Wednesday, August 5th 2009

NVIDIA Launches The World's First Interactive Ray Tracing Engine

NVIDIA, the leader in GPU computing, today introduced the NVIDIA OptiX ray tracing engine, part of a suite of application acceleration engines for software developers. NVIDIA acceleration engines make it easy to incorporate valuable, high-performance capabilities into applications, while simultaneously reducing development time.

NVIDIA application acceleration engines unveiled at Siggraph 2009 include:
  • NVIDIA OptiX engine for real-time ray tracing
  • NVIDIA SceniX engine for managing 3D data and scenes
  • NVIDIA CompleX engine for scaling performance across multiple GPUs
  • NVIDIA PhysX 64-bit engine for real-time, hyper-realistic physical and environmental effects


As the world's first interactive ray tracing engine to leverage the GPU, the NVIDIA OptiX engine is a programmable ray tracing pipeline enabling software developers to easily bring new levels of realism to their applications using traditional C programming. By tapping into the massively parallel computing power of NVIDIA Quadro processors, the OptiX engine greatly accelerates the ray tracing used across a spectrum of disciplines, including: photorealistic rendering, automotive styling, acoustical design, optics simulation, volume calculations and radiation research. Application developers are utilizing the OptiX engine to redefine what's possible for designers, engineers and researchers.

"In one year, NVIDIA has gone from proving interactive GPU ray tracing is possible, to making it available to all," said Jon Peddie, founder and president of Jon Peddie Research. "Intricate design tasks, such as examining the play of reflection and refraction across surfaces and within glass, can now be examined in real-time by utilizing the OptiX acceleration engine running on Quadro processors. This is a phenomenal milestone for developers and designers alike."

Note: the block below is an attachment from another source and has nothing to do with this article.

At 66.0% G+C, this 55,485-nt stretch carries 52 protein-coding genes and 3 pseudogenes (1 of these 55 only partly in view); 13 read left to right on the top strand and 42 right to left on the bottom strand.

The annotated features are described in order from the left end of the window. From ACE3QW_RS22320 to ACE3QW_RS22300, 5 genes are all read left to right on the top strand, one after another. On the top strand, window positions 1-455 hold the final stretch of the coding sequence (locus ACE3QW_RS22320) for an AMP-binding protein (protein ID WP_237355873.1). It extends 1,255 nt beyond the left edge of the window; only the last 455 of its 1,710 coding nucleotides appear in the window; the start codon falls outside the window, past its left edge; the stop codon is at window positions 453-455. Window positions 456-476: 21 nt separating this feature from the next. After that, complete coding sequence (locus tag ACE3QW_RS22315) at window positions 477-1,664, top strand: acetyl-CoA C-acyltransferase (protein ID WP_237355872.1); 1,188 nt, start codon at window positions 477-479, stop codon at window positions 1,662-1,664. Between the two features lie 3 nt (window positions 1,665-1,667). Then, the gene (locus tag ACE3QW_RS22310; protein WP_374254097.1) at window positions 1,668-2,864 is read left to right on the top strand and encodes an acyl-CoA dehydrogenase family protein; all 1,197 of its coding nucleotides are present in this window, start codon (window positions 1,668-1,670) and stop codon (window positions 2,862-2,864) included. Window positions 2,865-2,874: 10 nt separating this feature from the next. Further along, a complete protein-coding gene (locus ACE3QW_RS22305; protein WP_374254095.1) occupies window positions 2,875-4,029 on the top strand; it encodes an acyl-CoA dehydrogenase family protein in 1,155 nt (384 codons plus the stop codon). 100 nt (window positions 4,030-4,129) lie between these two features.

"Thousands of applications are being created today that harness the phenomenal power of GPUs, a clear sign that GPU computing has reached a tipping point. The world of computing is shifting from host-bound processing on CPUs to balanced co-processing on GPUs and CPUs," said Jeff Brown, general manager, Professional Solutions, NVIDIA. "NVIDIA application acceleration engines arm developers with the tools they need to further revolutionize both real-time graphics and advanced data analysis."

The NVIDIA SceniX scene management engine provides the interactive core for demanding real-time, professional 3D graphics applications. Whether used in leading products such as RTT DeltaGen, Autodesk Showcase and Anark Media Studio, or in scores of in-house tools used for advanced visualization, simulation, broadcast graphics, medical imagery, and energy exploration, developers look to the SceniX engine for the interactive framework to manage 3D data and convey results in real-time at high fidelity.

The NVIDIA CompleX scene scaling engine enables applications to maintain interactivity when working with extremely large and complex models. By automatically utilizing the combined memory and processing power of multiple GPUs within Quadro Plex visual computing systems, applications that utilize the CompleX engine enable users to explore and visualize all their data in full context, instead of piecemeal.

The NVIDIA PhysX 64-bit physics engine brings hyper-realistic, real-time physics to professional applications. Already a proven and popular solution within the computer games industry, the 64-bit version of PhysX will permit more accurate calculations on far larger data sets for engineers, designers and animators wanting to interrogate their data, model physical properties and breathe life into their work.

"The SceniX acceleration engine has been a critical part of our success in the automotive styling industry," said Christian Matzen, COO, ICIDO, a global leader in virtual engineering solutions. "Based on the ease of integrating OptiX within SceniX, and its stunning visual results, we plan on delivering interactive ray tracing to our design customers later this year."